raegeo

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So far raegeo has created 82 entries.

Hidden Tattoos

The following post was written by Global Gap Year Fellow, McCarty Hudson.

Two and a half months ago, I was in a coffee shop listening to my friend take the stage with his bluegrass band. It was late, probably around 9:00pm (which I know isn’t that late for most people, but when you wake up at 5:30am every morning, 9:00pm seems late), when this stranger walked in. He wore a baggy jacket, a funky shirt, a mustard yellowish orange beanie, and a smile on his face. I couldn’t help but walk over to him. An instant crush you could say. So we started talking and didn’t stop until we were the last ones being politely pushed out of the shop. We got to the sidewalk, exchanged numbers, and went our separate ways. Me, on my bike riding back to my house, and him, on his feet walking back to his […]

By |April 18th, 2022|Gappers in the Field|

Experiences Worth Wild

The following post was written by Global Gap Year Fellow, Ayanna Philips.

As I approach the final months of my gap year, I reflect upon the experiences that have made me grow solely as an individual during this time. It has brought me great joy to have the opportunity to travel, try new endeavors, meet new people, and provide services across organizations. Currently, I volunteer at a low-cost clinic that predominantly caters to the Hispanic community. Due to not speaking Spanish, it can be quite difficult to understand and communicate with patients. However, the majority of the volunteers and employees speak Spanish so I do have help and I’ve been teaching myself in my free time.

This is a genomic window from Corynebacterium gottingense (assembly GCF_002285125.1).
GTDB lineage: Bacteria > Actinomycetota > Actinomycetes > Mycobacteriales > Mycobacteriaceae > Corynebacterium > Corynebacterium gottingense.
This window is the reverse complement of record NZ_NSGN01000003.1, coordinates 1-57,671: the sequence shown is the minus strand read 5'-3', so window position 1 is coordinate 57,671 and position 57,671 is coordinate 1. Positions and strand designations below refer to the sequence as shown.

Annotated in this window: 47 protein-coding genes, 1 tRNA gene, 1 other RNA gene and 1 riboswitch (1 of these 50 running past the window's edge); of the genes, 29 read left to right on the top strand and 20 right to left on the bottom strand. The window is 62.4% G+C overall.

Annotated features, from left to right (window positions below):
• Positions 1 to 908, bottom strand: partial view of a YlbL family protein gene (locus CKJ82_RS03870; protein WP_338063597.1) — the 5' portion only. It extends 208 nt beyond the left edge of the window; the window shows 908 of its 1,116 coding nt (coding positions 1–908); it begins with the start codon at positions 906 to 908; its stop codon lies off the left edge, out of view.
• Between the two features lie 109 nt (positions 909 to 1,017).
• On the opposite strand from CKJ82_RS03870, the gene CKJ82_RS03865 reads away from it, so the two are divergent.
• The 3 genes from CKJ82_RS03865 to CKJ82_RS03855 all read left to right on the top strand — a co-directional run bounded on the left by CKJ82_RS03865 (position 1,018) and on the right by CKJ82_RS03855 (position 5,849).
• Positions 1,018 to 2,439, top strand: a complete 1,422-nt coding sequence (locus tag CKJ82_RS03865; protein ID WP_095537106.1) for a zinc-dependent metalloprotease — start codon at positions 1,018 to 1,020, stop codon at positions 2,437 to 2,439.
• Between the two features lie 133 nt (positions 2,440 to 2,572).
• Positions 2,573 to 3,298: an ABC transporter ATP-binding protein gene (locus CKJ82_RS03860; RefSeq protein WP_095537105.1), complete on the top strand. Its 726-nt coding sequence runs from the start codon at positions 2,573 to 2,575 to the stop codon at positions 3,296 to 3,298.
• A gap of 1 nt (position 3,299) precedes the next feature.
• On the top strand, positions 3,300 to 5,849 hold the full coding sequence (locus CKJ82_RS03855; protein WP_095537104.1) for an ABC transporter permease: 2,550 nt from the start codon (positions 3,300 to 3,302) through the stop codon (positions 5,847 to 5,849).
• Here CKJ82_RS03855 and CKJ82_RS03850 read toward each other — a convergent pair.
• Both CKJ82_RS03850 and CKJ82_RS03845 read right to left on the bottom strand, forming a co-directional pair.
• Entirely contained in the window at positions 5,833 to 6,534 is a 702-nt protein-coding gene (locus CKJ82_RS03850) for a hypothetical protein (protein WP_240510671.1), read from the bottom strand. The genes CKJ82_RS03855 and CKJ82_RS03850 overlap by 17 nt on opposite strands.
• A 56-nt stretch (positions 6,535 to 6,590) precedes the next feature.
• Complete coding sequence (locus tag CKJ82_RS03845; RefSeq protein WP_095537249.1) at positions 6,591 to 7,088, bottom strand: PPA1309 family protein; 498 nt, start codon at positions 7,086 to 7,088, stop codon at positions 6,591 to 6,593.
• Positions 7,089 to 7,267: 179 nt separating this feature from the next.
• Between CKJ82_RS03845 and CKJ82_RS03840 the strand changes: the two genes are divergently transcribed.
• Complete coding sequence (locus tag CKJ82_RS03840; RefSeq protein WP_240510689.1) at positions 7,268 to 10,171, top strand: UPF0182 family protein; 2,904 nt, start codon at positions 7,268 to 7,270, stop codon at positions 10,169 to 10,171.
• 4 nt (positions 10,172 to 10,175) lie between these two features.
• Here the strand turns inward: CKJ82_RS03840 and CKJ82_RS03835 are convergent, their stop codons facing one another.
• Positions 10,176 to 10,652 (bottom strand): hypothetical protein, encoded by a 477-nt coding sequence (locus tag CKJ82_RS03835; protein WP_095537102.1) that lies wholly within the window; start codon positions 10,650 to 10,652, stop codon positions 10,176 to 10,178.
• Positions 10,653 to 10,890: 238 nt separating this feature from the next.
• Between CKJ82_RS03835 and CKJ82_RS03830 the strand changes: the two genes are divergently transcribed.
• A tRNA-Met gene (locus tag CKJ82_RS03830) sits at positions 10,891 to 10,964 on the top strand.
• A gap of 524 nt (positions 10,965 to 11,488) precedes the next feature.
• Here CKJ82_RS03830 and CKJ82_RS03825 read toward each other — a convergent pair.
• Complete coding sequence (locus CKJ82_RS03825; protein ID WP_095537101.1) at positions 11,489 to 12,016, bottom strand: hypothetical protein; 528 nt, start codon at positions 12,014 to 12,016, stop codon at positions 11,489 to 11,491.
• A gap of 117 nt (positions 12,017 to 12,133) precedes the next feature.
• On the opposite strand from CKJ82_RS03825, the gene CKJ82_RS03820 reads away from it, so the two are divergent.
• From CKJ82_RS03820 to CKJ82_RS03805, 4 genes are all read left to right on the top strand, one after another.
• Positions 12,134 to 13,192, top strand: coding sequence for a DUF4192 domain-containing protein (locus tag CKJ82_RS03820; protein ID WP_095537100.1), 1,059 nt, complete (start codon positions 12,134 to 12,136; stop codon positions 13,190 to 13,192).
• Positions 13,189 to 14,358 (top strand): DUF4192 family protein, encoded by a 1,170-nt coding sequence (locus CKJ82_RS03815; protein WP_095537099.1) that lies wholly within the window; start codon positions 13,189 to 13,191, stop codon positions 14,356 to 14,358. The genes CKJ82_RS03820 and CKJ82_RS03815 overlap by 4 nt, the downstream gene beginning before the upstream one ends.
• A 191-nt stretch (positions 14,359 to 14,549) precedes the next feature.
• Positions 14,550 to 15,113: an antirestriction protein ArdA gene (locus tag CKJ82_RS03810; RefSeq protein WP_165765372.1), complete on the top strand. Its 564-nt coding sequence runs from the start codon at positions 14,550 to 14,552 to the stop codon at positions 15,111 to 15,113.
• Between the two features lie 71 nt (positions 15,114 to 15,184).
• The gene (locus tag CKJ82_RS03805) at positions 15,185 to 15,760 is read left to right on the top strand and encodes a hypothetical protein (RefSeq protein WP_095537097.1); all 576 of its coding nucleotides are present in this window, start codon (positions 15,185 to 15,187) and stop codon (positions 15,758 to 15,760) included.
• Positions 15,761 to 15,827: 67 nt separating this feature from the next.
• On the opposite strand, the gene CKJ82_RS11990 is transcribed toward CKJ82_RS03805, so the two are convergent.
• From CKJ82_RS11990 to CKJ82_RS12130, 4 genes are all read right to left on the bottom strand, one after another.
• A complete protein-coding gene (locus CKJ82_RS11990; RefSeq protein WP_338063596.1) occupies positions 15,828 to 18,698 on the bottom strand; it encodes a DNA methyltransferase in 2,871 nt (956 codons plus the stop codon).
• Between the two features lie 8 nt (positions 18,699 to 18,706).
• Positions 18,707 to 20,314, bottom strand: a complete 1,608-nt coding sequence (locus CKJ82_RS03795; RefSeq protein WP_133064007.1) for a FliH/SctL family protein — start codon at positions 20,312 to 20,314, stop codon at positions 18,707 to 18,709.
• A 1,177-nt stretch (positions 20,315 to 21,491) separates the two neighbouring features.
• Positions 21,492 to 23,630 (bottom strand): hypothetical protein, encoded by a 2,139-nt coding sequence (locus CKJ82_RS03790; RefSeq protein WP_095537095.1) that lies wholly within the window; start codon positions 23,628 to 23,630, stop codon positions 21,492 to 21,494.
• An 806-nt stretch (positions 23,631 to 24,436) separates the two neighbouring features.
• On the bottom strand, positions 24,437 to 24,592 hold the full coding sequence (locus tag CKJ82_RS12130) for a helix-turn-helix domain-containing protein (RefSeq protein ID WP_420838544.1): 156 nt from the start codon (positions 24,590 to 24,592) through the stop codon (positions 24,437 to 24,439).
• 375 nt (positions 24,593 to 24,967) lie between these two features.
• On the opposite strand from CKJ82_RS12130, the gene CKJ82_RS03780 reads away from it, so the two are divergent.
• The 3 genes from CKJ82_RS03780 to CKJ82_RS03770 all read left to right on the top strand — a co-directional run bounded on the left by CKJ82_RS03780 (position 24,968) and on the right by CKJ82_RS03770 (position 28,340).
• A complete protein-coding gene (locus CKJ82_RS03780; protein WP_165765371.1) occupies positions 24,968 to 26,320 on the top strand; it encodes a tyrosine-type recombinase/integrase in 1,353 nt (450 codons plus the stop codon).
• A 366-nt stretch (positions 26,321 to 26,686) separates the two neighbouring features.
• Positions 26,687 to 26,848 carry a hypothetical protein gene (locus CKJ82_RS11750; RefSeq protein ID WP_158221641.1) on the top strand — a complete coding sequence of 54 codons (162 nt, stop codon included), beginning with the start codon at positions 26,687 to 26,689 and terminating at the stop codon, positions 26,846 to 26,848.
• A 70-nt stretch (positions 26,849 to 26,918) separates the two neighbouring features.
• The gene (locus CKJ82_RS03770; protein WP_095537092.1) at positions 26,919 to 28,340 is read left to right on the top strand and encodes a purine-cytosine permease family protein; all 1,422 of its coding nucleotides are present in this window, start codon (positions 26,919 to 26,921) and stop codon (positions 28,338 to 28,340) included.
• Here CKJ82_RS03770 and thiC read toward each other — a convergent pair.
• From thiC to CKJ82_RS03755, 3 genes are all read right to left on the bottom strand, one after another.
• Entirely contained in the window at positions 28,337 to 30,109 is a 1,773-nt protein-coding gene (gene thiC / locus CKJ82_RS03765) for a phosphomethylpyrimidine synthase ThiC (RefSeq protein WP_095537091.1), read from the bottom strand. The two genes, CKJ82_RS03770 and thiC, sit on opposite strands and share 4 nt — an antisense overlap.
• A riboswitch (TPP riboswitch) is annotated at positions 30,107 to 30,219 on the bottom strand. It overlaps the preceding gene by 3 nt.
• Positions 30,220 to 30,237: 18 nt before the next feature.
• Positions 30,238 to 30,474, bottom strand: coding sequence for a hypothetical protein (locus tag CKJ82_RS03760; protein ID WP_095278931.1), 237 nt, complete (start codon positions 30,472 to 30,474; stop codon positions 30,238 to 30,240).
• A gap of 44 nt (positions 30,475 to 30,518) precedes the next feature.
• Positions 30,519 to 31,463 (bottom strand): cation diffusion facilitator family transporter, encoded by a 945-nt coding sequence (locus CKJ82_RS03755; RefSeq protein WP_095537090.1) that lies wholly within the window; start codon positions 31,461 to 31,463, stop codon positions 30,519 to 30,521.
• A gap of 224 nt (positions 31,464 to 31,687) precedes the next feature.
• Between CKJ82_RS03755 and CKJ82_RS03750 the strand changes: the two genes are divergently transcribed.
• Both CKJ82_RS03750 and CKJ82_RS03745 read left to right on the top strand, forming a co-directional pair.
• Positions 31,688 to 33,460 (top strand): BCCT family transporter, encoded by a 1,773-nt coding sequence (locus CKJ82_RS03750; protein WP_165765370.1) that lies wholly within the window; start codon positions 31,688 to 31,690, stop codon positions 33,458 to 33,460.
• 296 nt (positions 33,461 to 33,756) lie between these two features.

Additionally, I also volunteer at an elementary school where I tutor a first and second grader which I enjoy as well. As I’ve volunteered, I’ve become more confident in my decisions and certain of my […]

By |April 8th, 2022|Gappers in the Field|

Learning My Role in Community

The following post was written by Global Gap Year Fellow, John Swinea.

As I approach three months living in Hawai’i, it feels crazy to look at my previous blog post, because of how vastly different I am, only months apart. When I got on my flight to Hilo to move here, I had no clue what world I would be stepping into, or how quickly it would consume my being and create a new reality that is now completely normal to me. I currently live on an organic farm that also functions as a hospitality operation with guests from all over the world. On top of that, it is also a home to over ten other volunteers like myself. The dynamic of this community is like nothing I would have ever imagined, but there is so much passion, dedication, and love that flows throughout each individual to make a whole. […]